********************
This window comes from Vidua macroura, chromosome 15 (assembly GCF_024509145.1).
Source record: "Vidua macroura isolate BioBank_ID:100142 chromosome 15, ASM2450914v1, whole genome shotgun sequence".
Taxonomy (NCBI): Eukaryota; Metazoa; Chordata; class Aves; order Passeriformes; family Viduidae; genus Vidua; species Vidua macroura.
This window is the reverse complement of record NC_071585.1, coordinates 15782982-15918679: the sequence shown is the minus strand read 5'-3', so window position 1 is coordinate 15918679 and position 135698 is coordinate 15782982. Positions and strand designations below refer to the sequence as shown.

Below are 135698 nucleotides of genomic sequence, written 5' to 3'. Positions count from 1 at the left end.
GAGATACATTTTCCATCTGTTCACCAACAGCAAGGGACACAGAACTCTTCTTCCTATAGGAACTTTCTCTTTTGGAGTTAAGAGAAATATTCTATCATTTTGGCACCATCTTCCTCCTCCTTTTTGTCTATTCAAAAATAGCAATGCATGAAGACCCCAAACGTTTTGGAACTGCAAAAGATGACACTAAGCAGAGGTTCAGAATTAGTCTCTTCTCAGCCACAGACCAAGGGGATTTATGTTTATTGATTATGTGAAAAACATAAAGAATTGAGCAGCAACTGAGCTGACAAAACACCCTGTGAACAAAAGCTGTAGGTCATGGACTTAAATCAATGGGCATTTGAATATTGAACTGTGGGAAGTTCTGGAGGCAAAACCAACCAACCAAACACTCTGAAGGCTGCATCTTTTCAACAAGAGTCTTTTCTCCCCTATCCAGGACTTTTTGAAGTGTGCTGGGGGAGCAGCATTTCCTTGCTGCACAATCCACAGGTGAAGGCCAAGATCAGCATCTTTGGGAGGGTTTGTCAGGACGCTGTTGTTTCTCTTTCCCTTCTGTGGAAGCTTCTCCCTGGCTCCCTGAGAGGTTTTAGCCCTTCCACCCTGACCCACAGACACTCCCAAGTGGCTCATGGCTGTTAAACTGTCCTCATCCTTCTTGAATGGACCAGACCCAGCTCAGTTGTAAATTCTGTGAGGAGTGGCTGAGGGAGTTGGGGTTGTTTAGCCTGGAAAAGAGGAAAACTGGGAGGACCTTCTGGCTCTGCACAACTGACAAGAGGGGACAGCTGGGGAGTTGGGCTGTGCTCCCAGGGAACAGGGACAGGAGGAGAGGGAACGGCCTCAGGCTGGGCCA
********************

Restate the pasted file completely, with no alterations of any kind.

This window comes from Vidua macroura, chromosome 15 (assembly GCF_024509145.1).
Source record: "Vidua macroura isolate BioBank_ID:100142 chromosome 15, ASM2450914v1, whole genome shotgun sequence".
Taxonomy (NCBI): Eukaryota; Metazoa; Chordata; class Aves; order Passeriformes; family Viduidae; genus Vidua; species Vidua macroura.
This window is the reverse complement of record NC_071585.1, coordinates 15782982-15918679: the sequence shown is the minus strand read 5'-3', so window position 1 is coordinate 15918679 and position 135698 is coordinate 15782982. Positions and strand designations below refer to the sequence as shown.

Below are 135698 nucleotides of genomic sequence, written 5' to 3'. Positions count from 1 at the left end.
GAGATACATTTTCCATCTGTTCACCAACAGCAAGGGACACAGAACTCTTCTTCCTATAGGAACTTTCTCTTTTGGAGTTAAGAGAAATATTCTATCATTTTGGCACCATCTTCCTCCTCCTTTTTGTCTATTCAAAAATAGCAATGCATGAAGACCCCAAACGTTTTGGAACTGCAAAAGATGACACTAAGCAGAGGTTCAGAATTAGTCTCTTCTCAGCCACAGACCAAGGGGATTTATGTTTATTGATTATGTGAAAAACATAAAGAATTGAGCAGCAACTGAGCTGACAAAACACCCTGTGAACAAAAGCTGTAGGTCATGGACTTAAATCAATGGGCATTTGAATATTGAACTGTGGGAAGTTCTGGAGGCAAAACCAACCAACCAAACACTCTGAAGGCTGCATCTTTTCAACAAGAGTCTTTTCTCCCCTATCCAGGACTTTTTGAAGTGTGCTGGGGGAGCAGCATTTCCTTGCTGCACAATCCACAGGTGAAGGCCAAGATCAGCATCTTTGGGAGGGTTTGTCAGGACGCTGTTGTTTCTCTTTCCCTTCTGTGGAAGCTTCTCCCTGGCTCCCTGAGAGGTTTTAGCCCTTCCACCCTGACCCACAGACACTCCCAAGTGGCTCATGGCTGTTAAACTGTCCTCATCCTTCTTGAATGGACCAGACCCAGCTCAGTTGTAAATTCTGTGAGGAGTGGCTGAGGGAGTTGGGGTTGTTTAGCCTGGAAAAGAGGAAAACTGGGAGGACCTTCTGGCTCTGCACAACTGACAAGAGGGGACAGCTGGGGAGTTGGGCTGTGCTCCCAGGGAACAGGGACAGGAGGAGAGGGAACGGCCTCAGGCTGGGCCA